Thursday, March 22, 2018

Stubblefield pleads guilty

Emerging from my long winter's nap to see a major new development in the Stubblefield case:
Former Rutgers-Newark professor Anna Stubblefield admitted Monday that she had criminal sexual contact with a disabled man who was unable to speak.
Her guilty plea in state Superior Court in Newark comes after years of maintaining that she and D.J., a man with cerebral palsy, were able to communicate and had fallen in love.
Stubblefield, 48, pleaded guilty to third-degree aggravated criminal sexual contact as part of an agreement under which the Essex County Prosecutor's Office will recommend a four-year prison sentence.
In her plea allocution, Stubblefield -- dressed in a dark skirt and cardigan -- admitted she should have known D.J. was legally unable to consent.
"What's the highest level of education you've achieved," Judge John Zunic asked her, as he went through a checklist of questions to ensure Stubblefield was making a fully informed decision.
"Doctoral degree," she said.
Stubblefield and her attorney, James Patton, had no comment Monday after the plea hearing.
She was convicted of aggravated sexual assault in a 2015 trial and sentenced to 12 years in prison, but an appellate court reversed the conviction, ruling the trial judge should have allowed expert testimony about a controversial communication technique Stubblefield said D.J. used to express consent.
Records show Stubblefield served just under a year and six months of that sentence at the Edna Mahan Correctional Facility for Women in Hunterdon County before she was released from custody in July in advance of her second trial.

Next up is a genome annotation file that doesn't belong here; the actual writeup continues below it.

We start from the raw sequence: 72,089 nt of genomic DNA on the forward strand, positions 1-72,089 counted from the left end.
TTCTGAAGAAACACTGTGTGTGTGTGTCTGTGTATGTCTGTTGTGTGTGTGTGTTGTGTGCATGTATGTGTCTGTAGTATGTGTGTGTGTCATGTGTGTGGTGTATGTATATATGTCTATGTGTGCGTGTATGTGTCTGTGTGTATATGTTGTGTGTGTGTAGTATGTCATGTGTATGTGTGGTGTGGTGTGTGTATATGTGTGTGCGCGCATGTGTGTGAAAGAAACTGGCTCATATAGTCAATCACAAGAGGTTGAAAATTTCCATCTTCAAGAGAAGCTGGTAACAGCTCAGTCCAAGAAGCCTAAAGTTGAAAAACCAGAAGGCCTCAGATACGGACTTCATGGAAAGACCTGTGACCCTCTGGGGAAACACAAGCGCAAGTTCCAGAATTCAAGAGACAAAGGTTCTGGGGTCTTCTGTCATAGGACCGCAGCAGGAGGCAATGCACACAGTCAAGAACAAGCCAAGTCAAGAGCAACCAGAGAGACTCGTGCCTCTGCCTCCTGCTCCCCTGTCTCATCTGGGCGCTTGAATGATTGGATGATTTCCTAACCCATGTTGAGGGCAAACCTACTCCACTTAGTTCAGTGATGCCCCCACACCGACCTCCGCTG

Preparations for that trial were underway when she accepted the plea deal that was finalized Monday.
Assistant Prosecutor Eric Plant, who handled the original case and again represented the state at Monday's plea hearing, indicated Stubblefield could receive credit for time already served under the previous sentence.

She'll be (re)sentenced May 7. 

This is the better outcome of this moral dumpster fire of a case of delusion, rationalization and exploitation of another human being, the exploitation being not simply sexual (which it was) but also acting on the fantasy of being DJ's voice. If I recall correctly, the trial record showed that DJ expressed his discomfort with the sexual encounters by 'scooting' away from Stubblefield, among other non-verbal cues. On the pretense that her voice was his, a pretense she should have known was false, Stubblefield overrode D.J.'s non-verbal methods of expressing himself, silencing him.


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